Drug withdrawal, regardless of the type, can be a difficult stage all around. With amphetamines, withdrawal discomfort can be especially hard to bear. In effect, withdrawal effects play an active role in perpetuating the abuse/addiction cycle, so abstaining from continued drug use leaves the brain and body to pick up where amphetamine effects leave off.
According to the U. S. National Library of Medicine, the amphetamine withdrawal timeline involves a set of symptoms, or syndromes that take shape as the body tries to regain some sense of equilibrium in the drug’s absence. Knowing what to expect along the way can better prepare you for what’s to come and hopefully increase your chances of a successful recovery process.
Amphetamine Withdrawal Timeline
Overall, the severity of amphetamine withdrawal varies depending on the severity of the addiction. The acute withdrawal stage constitutes the initial set of symptoms experienced once a person stops using the drug. This stage can last from two to 10 days.
In effect, you can expect to experience the worst of physical effects at this time. Symptoms to watch out for include:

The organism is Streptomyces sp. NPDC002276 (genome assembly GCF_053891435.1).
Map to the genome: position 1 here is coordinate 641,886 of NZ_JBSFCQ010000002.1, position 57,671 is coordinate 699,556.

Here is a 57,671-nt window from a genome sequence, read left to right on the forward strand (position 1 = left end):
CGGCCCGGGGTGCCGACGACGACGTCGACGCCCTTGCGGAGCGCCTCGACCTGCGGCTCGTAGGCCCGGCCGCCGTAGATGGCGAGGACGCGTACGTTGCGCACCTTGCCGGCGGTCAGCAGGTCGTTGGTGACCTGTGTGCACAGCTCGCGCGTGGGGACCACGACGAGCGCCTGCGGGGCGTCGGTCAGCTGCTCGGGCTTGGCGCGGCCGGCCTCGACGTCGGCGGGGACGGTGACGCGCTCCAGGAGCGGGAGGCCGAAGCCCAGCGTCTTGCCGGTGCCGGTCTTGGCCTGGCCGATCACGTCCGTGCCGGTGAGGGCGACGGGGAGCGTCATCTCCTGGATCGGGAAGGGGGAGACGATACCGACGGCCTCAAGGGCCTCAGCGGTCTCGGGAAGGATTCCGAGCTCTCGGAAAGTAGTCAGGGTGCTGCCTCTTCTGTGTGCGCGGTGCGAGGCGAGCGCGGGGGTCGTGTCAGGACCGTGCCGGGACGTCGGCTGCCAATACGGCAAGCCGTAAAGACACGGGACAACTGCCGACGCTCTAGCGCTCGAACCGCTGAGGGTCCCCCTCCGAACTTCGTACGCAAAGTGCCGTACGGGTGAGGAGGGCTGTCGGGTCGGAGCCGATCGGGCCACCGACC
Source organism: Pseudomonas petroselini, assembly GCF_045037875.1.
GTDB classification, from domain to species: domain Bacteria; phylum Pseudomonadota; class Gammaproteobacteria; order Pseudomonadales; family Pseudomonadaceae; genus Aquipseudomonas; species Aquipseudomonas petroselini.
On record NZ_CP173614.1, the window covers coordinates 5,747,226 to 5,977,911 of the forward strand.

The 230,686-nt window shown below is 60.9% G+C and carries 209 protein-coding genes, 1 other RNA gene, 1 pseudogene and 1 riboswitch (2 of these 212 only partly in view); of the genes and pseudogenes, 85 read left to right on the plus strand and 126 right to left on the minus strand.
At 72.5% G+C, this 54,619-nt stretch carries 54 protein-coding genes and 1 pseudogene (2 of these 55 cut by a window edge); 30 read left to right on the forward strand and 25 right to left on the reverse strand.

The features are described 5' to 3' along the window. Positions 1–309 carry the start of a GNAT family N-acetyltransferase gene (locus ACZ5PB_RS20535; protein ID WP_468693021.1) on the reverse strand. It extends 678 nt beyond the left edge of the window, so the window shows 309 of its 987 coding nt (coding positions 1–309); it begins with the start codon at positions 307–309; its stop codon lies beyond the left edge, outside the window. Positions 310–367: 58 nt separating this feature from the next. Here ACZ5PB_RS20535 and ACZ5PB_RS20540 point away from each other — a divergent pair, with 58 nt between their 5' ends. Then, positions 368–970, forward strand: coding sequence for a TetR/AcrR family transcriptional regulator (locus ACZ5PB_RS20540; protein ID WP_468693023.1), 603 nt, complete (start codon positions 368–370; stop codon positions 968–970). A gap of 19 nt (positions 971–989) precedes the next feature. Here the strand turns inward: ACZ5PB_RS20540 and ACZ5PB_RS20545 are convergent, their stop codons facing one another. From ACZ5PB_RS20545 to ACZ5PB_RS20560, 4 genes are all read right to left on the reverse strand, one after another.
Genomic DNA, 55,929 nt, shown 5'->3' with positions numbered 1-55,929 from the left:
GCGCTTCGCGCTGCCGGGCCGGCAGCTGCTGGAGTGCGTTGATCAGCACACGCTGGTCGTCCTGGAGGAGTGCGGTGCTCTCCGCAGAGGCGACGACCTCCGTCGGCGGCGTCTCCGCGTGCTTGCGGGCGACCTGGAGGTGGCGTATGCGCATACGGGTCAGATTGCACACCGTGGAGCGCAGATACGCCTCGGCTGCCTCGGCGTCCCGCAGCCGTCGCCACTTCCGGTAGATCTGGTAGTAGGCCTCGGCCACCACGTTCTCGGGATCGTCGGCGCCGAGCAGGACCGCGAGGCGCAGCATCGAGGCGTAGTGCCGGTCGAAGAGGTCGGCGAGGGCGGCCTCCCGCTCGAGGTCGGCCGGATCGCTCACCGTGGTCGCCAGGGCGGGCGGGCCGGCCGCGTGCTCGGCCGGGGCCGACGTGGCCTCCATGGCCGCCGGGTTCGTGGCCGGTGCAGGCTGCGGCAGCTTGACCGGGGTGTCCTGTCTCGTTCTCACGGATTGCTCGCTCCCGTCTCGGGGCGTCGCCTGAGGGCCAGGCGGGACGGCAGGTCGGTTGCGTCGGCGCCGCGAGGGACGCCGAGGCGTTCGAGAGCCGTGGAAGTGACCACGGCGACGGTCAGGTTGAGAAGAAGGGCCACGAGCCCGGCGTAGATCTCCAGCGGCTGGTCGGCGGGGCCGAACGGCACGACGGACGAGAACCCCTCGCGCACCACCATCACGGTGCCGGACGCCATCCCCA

- Body tremors or shaking
- Muscle aches and pains
- Vomiting, nausea
- Intense drug cravings
- Long periods of sleep
- Elevated breathing and heart rates
In cases of chronic or long-term drug abuse, a protracted withdrawal phase takes shape as the acute phase of the amphetamine withdrawal timeline ends. According to the U. S. Department of Health & Human Services, protracted withdrawal results from changes within the brain’s cellular and molecular make up brought on by long-term drug use. Overall, this phase can run anywhere from one to six months in duration depending on addiction severity.
While physical withdrawal can be terribly uncomfortable, the risk of relapse is especially high during protracted withdrawal as emotional unrest tends to predominate during this phase. Symptoms to watch out for include:
- Severe depression
- Inability to experience any sense of joy or contentment
- Bouts of anxiety
- Persistent drug cravings
- Muddled thinking
- Impulse control problems
If you or someone you love is addicted to an amphetamine, don’t let fear of withdrawal prevent you from getting sober. Many treatment options are available to assist you in your recovery efforts. For immediate help in finding and choosing a treatment program that can assist you with your withdrawal fight, get help today at 800-816-1059(Who Answers?).